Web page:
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IU women's basketball loses another second-half lead to Rutgers


Junior forward Brenna Wise goes up for a rebound Feb. 18 during the game against Rutgers in Simon Skjodt Assembly Hall. IU lost to Rutgers, 69-61. Bobby Goddin

The first words IU women’s basketball Coach Teri Moren said in her opening statement following Monday night’s 69-61 loss to Rutgers have become too familiar for IU fans.

"Another tough night for the Hoosiers," she said.

The words that followed were no different. 

“We’re disappointed, I know our fans our disappointed,” Moren said.

The most recent loss extended IU’s losing streak to four games and ended Rutgers’ three-game skid. And it came in the unlikeliest of ways.

Rutgers sophomore Tekia Mack, who averaged fewer than four points per game heading into the contest, was unstoppable against IU. Behind 24 points on 10-for-12 shooting, the Hoosiers had no answers for the Chicago native.

“She’s a basketball player,” IU sophomore guard Bendu Yeaney said. “She went out there and played basketball. That’s what her team asked her to do, and she made shots.”

Mack, who Moren described as a high-energy player, did not shy away from showing emotion during her career-high scoring night. 

In the second half, Mack knocked down three shots from behind the arc and did not hesitate with her array of celebrations and mockery of IU fans sitting courtside.

Monday night she more than doubled her number of three-point shots made this season.

“She burned us,” Moren said. “It’s one of those head-scratcher things that you just sit over there and go, 'Really, this is really happening?’”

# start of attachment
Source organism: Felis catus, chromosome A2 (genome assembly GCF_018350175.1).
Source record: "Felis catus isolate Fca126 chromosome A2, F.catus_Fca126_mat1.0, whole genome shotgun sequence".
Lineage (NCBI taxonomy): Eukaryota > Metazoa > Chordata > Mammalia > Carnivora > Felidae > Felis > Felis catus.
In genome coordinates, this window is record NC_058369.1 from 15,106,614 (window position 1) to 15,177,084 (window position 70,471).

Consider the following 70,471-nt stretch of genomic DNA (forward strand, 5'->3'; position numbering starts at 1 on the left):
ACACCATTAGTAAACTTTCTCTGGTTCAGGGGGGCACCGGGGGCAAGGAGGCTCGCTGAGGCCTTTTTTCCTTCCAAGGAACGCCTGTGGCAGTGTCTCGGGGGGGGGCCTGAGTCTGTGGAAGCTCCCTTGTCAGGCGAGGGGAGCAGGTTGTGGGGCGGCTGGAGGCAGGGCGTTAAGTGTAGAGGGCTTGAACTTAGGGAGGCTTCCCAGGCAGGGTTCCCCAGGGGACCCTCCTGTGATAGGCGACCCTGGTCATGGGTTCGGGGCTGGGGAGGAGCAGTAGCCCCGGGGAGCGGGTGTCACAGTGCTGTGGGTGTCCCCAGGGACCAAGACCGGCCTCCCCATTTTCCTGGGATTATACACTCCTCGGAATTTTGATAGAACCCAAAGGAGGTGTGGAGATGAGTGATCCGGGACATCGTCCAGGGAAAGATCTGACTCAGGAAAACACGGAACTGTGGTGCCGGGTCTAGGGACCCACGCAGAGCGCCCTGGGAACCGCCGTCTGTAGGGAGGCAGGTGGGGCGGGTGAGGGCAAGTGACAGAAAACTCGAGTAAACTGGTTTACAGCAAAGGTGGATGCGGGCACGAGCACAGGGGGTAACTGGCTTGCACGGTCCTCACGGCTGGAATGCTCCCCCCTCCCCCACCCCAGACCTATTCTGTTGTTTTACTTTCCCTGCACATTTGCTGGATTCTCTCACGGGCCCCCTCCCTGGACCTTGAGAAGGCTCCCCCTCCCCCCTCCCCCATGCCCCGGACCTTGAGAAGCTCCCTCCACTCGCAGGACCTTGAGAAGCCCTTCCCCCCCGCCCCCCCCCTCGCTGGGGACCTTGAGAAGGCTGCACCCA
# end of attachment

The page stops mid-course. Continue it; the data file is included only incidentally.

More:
The night was filled with momentum shifts, particularly late in quarters.

After Rutgers controlled much of the first half, IU went on a 7-0 run to end the quarter and go into the locker room trailing by one.

“We had the momentum going into the half,” junior forward Brenna Wise said.

And that momentum continued in the third with IU extending its run to 15-0 and building a seven-point lead in the third quarter.

But just as IU had done in the period before, Rutgers closed out the third quarter giving itself momentum with a 5-0 run and cutting IU’s lead to one. 

“In this game, you’re going to have those momentum shifts,” Moren said. “You expect to have those, although you’re disappointed because when you get a little bit of a lead, you’re trying to hang on to it, and we’ve been in too many situations where we’ve had that lead and we just haven’t been able to hang on to it.”

Earlier this season when IU lost 69-64 at Rutgers, IU experienced a similar result, blowing a double-digit lead in the second half. 

Rutgers is a team that not only has been in the top 25 this season and continues to receive votes, but it’s also a team that plays aggressively and creates energy from the bench and on the court. 

“They’re just like their coach, tough and gritty” Moren said. “You’ve got to give them credit because they have the grittiness and the toughness that you need when you get down and you have to battle back on somebody else’s floor.”

On the opposing sideline was a coach with more than a good track record in the NCAA. While Moren is stuck at 99 wins with IU and 298 overall in her career, her counterpart C. Vivian Stringer picked up her 495th win with Rutgers and 1,015th overall.

Moren’s next shot toward No. 100 will be at 8 p.m. Thursday in Simon Skjodt Assembly Hall against No. 10 Iowa. 

IU is still playing without its leading scorer in junior guard Ali Patberg, but Moren said she expects Patberg to be back for Thursday’s matchup. However, the number of minutes she will be able to play is still to be determined.

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